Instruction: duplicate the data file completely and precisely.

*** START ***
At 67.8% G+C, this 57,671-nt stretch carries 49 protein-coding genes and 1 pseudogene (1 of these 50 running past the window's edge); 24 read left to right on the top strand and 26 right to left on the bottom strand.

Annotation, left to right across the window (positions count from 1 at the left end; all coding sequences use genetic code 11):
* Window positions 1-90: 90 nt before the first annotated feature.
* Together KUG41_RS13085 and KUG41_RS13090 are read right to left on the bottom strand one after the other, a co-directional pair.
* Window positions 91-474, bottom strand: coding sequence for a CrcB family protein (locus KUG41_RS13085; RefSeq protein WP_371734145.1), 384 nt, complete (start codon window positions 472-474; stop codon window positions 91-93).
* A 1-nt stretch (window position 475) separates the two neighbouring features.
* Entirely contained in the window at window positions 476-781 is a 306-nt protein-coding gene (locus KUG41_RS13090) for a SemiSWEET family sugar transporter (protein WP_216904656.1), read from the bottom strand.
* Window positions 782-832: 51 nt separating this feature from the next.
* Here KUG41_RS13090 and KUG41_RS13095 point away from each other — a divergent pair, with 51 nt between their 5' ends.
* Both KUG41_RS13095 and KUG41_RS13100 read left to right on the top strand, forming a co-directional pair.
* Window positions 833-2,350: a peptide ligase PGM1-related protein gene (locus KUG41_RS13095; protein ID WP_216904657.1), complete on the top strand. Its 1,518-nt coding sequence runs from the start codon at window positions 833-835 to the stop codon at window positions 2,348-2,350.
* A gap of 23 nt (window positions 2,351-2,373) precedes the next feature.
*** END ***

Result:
At 67.8% G+C, this 57,671-nt stretch carries 49 protein-coding genes and 1 pseudogene (1 of these 50 running past the window's edge); 24 read left to right on the top strand and 26 right to left on the bottom strand.

Annotation, left to right across the window (positions count from 1 at the left end; all coding sequences use genetic code 11):
* Window positions 1-90: 90 nt before the first annotated feature.
* Together KUG41_RS13085 and KUG41_RS13090 are read right to left on the bottom strand one after the other, a co-directional pair.
* Window positions 91-474, bottom strand: coding sequence for a CrcB family protein (locus KUG41_RS13085; RefSeq protein WP_371734145.1), 384 nt, complete (start codon window positions 472-474; stop codon window positions 91-93).
* A 1-nt stretch (window position 475) separates the two neighbouring features.
* Entirely contained in the window at window positions 476-781 is a 306-nt protein-coding gene (locus KUG41_RS13090) for a SemiSWEET family sugar transporter (protein WP_216904656.1), read from the bottom strand.
* Window positions 782-832: 51 nt separating this feature from the next.
* Here KUG41_RS13090 and KUG41_RS13095 point away from each other — a divergent pair, with 51 nt between their 5' ends.
* Both KUG41_RS13095 and KUG41_RS13100 read left to right on the top strand, forming a co-directional pair.
* Window positions 833-2,350: a peptide ligase PGM1-related protein gene (locus KUG41_RS13095; protein ID WP_216904657.1), complete on the top strand. Its 1,518-nt coding sequence runs from the start codon at window positions 833-835 to the stop codon at window positions 2,348-2,350.
* A gap of 23 nt (window positions 2,351-2,373) precedes the next feature.